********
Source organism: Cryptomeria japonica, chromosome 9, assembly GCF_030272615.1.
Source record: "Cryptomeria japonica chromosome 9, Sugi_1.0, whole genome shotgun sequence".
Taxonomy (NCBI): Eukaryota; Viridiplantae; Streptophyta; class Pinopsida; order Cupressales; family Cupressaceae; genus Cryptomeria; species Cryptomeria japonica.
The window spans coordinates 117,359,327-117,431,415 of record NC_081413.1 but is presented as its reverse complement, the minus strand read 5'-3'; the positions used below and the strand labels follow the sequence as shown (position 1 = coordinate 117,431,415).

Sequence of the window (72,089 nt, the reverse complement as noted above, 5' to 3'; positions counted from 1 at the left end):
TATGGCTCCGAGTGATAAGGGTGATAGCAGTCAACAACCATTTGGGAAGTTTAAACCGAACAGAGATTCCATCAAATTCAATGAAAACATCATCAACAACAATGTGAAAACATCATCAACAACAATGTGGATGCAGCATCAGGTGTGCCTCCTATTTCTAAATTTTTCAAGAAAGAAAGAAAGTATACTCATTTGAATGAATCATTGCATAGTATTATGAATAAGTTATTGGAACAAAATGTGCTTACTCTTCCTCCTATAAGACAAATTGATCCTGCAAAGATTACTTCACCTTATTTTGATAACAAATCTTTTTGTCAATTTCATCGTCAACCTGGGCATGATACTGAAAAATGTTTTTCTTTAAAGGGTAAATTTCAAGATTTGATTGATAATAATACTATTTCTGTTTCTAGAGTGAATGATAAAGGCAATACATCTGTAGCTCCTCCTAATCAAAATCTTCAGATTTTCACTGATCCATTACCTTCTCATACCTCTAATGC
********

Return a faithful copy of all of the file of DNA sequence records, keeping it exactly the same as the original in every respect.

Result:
Source organism: Cryptomeria japonica, chromosome 9, assembly GCF_030272615.1.
Source record: "Cryptomeria japonica chromosome 9, Sugi_1.0, whole genome shotgun sequence".
Taxonomy (NCBI): Eukaryota; Viridiplantae; Streptophyta; class Pinopsida; order Cupressales; family Cupressaceae; genus Cryptomeria; species Cryptomeria japonica.
The window spans coordinates 117,359,327-117,431,415 of record NC_081413.1 but is presented as its reverse complement, the minus strand read 5'-3'; the positions used below and the strand labels follow the sequence as shown (position 1 = coordinate 117,431,415).

Sequence of the window (72,089 nt, the reverse complement as noted above, 5' to 3'; positions counted from 1 at the left end):
TATGGCTCCGAGTGATAAGGGTGATAGCAGTCAACAACCATTTGGGAAGTTTAAACCGAACAGAGATTCCATCAAATTCAATGAAAACATCATCAACAACAATGTGAAAACATCATCAACAACAATGTGGATGCAGCATCAGGTGTGCCTCCTATTTCTAAATTTTTCAAGAAAGAAAGAAAGTATACTCATTTGAATGAATCATTGCATAGTATTATGAATAAGTTATTGGAACAAAATGTGCTTACTCTTCCTCCTATAAGACAAATTGATCCTGCAAAGATTACTTCACCTTATTTTGATAACAAATCTTTTTGTCAATTTCATCGTCAACCTGGGCATGATACTGAAAAATGTTTTTCTTTAAAGGGTAAATTTCAAGATTTGATTGATAATAATACTATTTCTGTTTCTAGAGTGAATGATAAAGGCAATACATCTGTAGCTCCTCCTAATCAAAATCTTCAGATTTTCACTGATCCATTACCTTCTCATACCTCTAATGC